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Trade union opposition to Duarte grows. Concern over economy rises among many Salvadorean unions

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Disenchantment with President Jos'e Napole'on Duarte's economic and political policies is growing within many of El Salvador's trade unions. A sharp rise in prices over the last three months has pushed these unions, many of which supported President Duarte in the 1984 presidential elections, to call for a four-hour work stoppage today and a large labor demonstration on May 1.

Three months ago, Duarte instituted a United States-backed economic austerity plan, which he said was necessary to pay for the government's costly six-year civil war against left-wing Salvadorean rebels.

Although many of the trade unions are most concerned about price increases, they are increasingly arguing that there is a link between the country's economic crisis and its civil war. Earlier this month, they called for a national referendum on whether to continue the war or to seek a negotitated solution.

The government says that it favors ``honest dialogue'' with the rebels, but says that the time isn't right for negotiations. These unions contend that the government, under US pressure for victory over the guerrillas, has not seriously pursued negotiations.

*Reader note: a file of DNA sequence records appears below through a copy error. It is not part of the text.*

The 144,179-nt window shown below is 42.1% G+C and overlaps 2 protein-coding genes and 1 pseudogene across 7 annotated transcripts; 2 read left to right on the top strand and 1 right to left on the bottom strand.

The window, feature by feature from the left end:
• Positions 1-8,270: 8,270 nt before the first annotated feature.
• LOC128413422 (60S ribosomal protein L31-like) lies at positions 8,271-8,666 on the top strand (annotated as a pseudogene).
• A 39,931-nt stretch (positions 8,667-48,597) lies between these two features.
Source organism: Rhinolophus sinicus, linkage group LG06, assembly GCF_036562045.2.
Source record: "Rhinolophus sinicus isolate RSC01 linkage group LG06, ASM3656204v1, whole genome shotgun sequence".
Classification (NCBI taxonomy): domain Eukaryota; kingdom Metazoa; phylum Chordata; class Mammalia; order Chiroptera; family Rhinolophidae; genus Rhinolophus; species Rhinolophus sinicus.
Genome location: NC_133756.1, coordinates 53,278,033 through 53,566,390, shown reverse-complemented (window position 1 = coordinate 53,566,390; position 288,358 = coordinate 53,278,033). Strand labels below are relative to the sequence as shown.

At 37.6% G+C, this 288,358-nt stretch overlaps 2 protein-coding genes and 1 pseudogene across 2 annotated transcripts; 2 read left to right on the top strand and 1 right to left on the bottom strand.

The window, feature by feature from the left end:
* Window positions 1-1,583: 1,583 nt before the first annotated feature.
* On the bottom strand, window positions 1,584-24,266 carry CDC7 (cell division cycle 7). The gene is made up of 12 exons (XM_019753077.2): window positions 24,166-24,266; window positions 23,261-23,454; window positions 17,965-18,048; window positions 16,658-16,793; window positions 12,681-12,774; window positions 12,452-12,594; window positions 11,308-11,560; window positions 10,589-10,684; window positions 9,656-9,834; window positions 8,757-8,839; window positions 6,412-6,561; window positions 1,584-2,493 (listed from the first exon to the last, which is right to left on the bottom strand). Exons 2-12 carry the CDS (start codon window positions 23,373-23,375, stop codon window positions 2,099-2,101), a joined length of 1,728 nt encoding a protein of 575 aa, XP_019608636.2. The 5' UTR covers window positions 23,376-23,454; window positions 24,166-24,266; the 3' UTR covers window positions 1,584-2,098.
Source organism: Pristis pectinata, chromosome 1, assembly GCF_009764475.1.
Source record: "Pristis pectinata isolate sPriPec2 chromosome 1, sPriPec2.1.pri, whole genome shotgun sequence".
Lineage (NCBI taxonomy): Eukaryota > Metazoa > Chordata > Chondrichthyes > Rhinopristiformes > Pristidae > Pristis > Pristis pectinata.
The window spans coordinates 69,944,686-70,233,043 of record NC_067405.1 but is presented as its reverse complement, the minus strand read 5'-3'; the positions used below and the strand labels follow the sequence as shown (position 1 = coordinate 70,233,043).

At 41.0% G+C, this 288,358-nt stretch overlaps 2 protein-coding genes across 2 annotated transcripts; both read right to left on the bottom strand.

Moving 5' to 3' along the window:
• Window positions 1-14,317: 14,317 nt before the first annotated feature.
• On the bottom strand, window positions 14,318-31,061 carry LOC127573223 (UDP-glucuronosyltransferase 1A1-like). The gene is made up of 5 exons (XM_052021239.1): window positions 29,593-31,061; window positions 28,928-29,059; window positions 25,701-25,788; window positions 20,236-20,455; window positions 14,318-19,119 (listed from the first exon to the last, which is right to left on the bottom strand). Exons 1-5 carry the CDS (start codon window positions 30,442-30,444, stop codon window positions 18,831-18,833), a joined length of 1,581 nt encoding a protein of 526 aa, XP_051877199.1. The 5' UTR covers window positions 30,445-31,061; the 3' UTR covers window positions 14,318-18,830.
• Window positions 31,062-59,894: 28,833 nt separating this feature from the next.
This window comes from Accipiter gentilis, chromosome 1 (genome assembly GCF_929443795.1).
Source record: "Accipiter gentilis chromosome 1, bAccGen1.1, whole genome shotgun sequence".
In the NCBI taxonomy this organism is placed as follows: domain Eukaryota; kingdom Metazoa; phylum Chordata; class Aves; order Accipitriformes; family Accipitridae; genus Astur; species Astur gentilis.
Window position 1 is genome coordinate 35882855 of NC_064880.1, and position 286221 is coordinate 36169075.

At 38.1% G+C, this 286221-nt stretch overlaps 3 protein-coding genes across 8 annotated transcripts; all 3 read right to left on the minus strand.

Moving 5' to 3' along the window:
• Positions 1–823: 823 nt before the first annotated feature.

The average Salvadorean, however, is more immediately concerned with prices in the marketplace -- many of which have doubled since January.

``The rumbles of labor discontent reflect concern about prices,'' says one Western diplomat. ``And the price pressure is there. What UNTS [National Unity of Salvadorean Workers] is concerned about is that prices are going up and nothing is being done to control it.''

UNTS is a broad-based labor coalition composed of centrist unions that formerly supported Duarte, and the more left-wing unions that never supported Duarte and considered him a fa,cade for continued military and US domination. UNTS opposes Duarte's new economic measures, which include currency devaluation, increases in gasoline prices, import taxes, import restrictions, and price freezes on basic goods.

El Salvador traditionally has had an active labor movement, despite the repression that it has suffered from a series of right-wing, military-linked governments.

In the 1970s, the labor movement, seeing that the electoral routes to change had been closed by the military's alleged electoral fraud, moved to the left as did other sectors of society.


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